A leg up on the competition

After redshirting as a freshman in 2007-08, Tennessee basketball player Cameron Tatum was looking to get his legs under him in 2008-09. He succeeded but, unfortunately, they weren't healthy legs.

Hampered by chronic knee problems, Cameron Tatum shot just 41.9 percent from the field and averaged a mere 7.6 points per game for the Vols last winter. After leading the Rocky Top summer league at 34.3 points per game months earlier, his UT numbers were terribly disappointing ... to Big Orange fans and to Tatum himself.

"Last year I did pretty good in this league," he said during a break in Monday night's Rocky Top action. "Then I came out for the (Tennessee) season and had a pretty disappointing year overall – for me and for the team, as well."

When his knees are healthy, the 6-7 Tatum is difficult to stop on slashing drives to the basket. That enabled him to hit a sizzling 61.4 percent of his shots (35 of 57) from inside the 3-point arc in the Rocky Top League a year ago.

Thus, the key question for Tatum is this: How are the knees?

"They're doing a lot better," he said. "I've been training real hard on leg work in the weight room."

Tatum exhibited an explosive first step as a UT freshman in 2007-08. With his knees troubling him, that explosiveness was missing in 2008-09.

"It's back now," he said. "I've just got to make sure I stay in the weight room all season long and make sure I do the other stuff – work on my quads and calf muscles to keep the pressure off of my knees. That way I don't have to use as much of my knee power, and I'll stay healthy that way."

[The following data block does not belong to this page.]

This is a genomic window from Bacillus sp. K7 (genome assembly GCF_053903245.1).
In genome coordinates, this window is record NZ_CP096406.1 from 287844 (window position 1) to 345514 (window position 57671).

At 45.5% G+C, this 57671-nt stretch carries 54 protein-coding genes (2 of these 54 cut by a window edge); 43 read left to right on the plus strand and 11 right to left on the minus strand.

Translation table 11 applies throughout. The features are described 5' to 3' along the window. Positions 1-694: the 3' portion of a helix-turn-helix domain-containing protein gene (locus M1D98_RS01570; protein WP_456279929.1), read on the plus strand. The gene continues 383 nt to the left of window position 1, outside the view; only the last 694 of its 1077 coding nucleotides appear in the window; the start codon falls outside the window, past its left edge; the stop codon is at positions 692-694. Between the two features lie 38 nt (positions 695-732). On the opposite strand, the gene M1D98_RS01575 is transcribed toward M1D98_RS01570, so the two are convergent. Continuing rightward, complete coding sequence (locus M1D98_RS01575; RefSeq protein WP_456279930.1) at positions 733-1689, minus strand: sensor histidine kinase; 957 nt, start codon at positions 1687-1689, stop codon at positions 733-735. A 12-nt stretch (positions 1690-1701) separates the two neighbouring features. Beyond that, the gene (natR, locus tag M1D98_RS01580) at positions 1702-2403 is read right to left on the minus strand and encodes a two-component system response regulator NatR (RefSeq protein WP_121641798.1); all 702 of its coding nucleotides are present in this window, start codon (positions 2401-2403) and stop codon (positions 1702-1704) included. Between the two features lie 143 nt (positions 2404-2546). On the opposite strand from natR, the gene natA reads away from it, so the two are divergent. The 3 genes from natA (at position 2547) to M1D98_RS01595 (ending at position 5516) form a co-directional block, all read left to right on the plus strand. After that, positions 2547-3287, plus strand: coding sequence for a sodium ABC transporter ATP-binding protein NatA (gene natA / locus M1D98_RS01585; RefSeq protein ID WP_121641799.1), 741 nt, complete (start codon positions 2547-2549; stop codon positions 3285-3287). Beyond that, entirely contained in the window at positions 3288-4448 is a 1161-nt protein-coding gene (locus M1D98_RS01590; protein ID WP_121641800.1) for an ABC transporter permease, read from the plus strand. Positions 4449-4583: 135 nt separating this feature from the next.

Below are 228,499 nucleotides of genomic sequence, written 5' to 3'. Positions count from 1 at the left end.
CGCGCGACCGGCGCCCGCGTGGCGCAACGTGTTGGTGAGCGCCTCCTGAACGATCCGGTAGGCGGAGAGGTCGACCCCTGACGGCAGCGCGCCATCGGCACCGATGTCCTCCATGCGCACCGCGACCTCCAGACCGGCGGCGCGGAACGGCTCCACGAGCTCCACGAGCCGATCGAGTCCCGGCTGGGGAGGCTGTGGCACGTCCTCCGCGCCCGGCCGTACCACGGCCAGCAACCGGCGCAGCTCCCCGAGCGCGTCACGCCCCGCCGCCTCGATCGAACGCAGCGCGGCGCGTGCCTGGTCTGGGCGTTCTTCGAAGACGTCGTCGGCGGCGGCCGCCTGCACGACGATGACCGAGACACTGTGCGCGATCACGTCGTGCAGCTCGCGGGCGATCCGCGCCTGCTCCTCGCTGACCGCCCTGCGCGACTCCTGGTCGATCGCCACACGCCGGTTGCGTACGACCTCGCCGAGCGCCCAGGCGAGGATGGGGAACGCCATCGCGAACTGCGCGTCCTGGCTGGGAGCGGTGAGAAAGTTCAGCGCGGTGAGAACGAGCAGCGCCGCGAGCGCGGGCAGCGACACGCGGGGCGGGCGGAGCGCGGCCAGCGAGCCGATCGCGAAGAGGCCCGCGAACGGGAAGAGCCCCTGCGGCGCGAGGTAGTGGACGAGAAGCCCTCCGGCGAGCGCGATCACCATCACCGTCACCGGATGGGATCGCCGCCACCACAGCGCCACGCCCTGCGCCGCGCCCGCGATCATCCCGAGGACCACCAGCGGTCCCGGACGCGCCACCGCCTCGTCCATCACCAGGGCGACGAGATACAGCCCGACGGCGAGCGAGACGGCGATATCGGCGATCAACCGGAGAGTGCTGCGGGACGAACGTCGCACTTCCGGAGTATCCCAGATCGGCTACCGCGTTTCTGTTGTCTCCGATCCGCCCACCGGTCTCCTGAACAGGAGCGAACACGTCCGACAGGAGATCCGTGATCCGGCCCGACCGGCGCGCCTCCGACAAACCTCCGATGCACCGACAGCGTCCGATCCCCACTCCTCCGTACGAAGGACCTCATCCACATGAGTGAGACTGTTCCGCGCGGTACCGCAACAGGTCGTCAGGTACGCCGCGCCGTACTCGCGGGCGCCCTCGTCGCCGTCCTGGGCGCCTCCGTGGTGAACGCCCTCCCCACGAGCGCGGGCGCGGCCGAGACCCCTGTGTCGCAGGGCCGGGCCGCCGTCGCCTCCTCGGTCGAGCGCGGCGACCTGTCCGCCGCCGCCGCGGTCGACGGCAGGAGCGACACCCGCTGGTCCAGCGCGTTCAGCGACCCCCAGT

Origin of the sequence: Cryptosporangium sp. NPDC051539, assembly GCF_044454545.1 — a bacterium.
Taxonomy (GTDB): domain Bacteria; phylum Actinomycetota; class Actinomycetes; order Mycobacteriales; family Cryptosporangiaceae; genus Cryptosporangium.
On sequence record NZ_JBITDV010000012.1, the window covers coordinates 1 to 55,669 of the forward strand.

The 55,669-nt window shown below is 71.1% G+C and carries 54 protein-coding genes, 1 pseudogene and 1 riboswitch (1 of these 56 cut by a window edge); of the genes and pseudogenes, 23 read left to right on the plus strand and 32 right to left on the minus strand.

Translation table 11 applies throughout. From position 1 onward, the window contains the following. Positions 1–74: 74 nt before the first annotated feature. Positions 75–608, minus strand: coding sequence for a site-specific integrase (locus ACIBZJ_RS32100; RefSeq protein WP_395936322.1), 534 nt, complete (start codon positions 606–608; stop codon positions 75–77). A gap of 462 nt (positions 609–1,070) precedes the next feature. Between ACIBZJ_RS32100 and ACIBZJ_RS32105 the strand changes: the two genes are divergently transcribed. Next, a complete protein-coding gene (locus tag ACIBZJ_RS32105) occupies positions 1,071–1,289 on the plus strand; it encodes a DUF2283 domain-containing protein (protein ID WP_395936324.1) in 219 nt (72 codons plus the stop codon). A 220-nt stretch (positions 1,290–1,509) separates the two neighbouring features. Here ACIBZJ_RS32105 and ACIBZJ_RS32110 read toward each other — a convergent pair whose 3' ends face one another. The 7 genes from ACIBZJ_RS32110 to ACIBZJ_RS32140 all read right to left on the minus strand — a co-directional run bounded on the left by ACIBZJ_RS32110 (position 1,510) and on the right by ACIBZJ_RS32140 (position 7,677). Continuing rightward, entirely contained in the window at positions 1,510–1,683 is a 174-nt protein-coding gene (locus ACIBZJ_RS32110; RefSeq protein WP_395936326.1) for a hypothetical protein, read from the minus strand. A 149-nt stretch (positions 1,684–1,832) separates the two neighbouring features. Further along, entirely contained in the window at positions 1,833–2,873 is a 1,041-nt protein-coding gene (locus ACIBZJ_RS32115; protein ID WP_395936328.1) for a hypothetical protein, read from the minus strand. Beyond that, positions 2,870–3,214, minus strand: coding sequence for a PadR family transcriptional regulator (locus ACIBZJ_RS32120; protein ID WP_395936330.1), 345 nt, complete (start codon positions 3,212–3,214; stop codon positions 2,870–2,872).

Picking up where he left off last June, Tatum scored 36 points in his 2009 Rocky Top League debut Monday night. He was virtually unstoppable on drives but struggled with his perimeter shooting.

"Right now I'm just trying to get better every day, working on my game to help the team get better," he said. "I want to get more consistent on my outside jump shot. It really wasn't falling tonight but it'll fall."

Whether or not Tatum has a consistent jump shot remains to be seen. He made just 20.0 percent (9 of 44) of his tries from 3-point range in the Rocky Top League last June. Then, after draining 10 of his first 19 attempts beyond the arc for the Vols last November, he made just 33 of 115 (28.7 percent) the rest of the way.

Perhaps healthier knees will give Tatum more consistent results on his jumper in 2009-10. Perhaps healthier knees will give him more explosiveness on dribble-drives. Perhaps healthier knees will give him more quickness as a defender.

Regardless, Tatum wasn't the only Tennessee player who struggled in 2008-09. Several Vols played below their potential last season. Tatum is convinced that won't happen again.

Why?

"Pride," he said. "You can't allow any more 54 points games by one person (a reference to Kentucky's Jodie Meeks). The defense is going to be key. You can't give up."

Tennessee's defense was erratic last season. So was its effort and its intensity. Tatum predicts considerable improvement in all three areas in the season ahead.

"If you put all of that together, I don't think nobody can beat us," he said. "We've got the talent, we've got everybody back and we've seen what we need to do. When you put all of that together, we'll be a great team."


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